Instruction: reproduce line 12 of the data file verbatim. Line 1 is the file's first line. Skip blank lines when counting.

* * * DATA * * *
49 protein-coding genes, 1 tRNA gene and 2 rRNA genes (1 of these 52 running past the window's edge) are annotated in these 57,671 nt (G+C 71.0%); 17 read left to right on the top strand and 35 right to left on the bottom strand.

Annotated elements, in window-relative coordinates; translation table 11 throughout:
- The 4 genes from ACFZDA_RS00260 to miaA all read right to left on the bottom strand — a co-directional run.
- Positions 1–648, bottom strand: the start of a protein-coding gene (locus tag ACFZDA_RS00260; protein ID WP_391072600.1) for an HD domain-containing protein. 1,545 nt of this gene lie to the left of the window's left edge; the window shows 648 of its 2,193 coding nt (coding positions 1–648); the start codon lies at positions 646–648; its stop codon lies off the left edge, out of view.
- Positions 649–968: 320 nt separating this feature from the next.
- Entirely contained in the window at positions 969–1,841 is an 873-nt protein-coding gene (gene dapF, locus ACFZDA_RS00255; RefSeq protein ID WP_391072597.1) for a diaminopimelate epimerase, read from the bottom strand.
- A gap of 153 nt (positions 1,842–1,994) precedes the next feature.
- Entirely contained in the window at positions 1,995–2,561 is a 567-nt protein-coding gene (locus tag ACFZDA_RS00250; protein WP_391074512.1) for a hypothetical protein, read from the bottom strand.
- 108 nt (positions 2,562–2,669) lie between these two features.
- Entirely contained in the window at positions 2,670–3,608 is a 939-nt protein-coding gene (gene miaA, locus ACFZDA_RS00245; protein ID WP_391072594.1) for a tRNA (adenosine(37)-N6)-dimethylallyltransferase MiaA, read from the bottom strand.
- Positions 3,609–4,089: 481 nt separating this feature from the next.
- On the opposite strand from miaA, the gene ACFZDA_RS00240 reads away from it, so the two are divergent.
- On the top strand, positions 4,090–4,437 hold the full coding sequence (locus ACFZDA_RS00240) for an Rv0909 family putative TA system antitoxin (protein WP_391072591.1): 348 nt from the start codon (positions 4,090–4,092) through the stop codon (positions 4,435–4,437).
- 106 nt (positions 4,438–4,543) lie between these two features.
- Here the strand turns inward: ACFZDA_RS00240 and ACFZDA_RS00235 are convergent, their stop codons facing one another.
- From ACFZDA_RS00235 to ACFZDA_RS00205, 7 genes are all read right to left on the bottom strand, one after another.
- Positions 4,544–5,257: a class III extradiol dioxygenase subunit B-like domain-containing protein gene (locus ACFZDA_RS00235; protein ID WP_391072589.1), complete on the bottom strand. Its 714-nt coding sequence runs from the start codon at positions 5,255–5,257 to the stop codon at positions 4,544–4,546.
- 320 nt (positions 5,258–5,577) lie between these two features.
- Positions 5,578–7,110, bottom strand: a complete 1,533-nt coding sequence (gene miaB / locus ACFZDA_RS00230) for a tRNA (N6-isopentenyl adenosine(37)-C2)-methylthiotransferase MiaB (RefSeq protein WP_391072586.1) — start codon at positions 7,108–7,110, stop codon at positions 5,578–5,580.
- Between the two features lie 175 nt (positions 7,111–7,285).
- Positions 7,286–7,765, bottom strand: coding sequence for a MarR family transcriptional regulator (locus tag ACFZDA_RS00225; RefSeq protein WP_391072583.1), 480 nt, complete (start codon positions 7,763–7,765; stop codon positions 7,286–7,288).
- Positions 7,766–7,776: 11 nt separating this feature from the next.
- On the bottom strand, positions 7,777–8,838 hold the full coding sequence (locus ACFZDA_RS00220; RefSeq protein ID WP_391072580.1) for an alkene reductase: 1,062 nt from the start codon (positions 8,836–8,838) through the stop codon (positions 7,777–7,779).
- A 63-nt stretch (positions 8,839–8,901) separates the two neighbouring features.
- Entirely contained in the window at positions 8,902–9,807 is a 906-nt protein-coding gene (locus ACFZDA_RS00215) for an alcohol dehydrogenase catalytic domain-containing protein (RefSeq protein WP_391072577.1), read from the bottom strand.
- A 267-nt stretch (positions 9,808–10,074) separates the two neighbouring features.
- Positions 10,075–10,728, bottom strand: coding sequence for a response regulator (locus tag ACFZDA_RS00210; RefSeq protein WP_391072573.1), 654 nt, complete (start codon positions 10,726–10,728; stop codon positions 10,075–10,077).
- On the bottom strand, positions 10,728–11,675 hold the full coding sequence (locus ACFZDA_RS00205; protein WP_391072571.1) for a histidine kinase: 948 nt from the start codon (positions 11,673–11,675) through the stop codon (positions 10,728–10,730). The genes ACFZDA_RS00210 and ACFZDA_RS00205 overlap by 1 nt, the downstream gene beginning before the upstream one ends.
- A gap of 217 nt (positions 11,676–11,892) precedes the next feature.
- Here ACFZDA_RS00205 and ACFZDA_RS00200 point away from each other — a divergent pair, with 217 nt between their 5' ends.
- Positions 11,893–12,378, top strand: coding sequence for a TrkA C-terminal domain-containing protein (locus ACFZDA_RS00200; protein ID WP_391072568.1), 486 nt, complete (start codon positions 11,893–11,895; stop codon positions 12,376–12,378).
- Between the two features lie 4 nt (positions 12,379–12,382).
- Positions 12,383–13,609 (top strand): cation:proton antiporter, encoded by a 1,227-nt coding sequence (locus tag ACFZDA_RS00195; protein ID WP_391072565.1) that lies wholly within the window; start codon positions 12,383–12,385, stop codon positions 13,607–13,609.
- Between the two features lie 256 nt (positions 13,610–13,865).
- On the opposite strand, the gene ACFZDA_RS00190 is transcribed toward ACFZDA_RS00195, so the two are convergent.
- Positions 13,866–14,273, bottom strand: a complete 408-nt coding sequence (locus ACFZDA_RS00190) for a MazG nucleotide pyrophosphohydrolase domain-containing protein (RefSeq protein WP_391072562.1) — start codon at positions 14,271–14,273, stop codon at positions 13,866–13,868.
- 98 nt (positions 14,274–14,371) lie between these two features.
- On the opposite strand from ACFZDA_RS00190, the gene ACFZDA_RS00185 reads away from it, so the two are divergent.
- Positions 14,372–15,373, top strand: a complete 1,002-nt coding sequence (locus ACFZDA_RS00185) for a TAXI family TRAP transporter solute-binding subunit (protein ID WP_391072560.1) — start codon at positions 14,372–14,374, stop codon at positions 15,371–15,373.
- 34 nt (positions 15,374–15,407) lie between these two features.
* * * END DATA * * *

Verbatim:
- On the opposite strand from miaA, the gene ACFZDA_RS00240 reads away from it, so the two are divergent.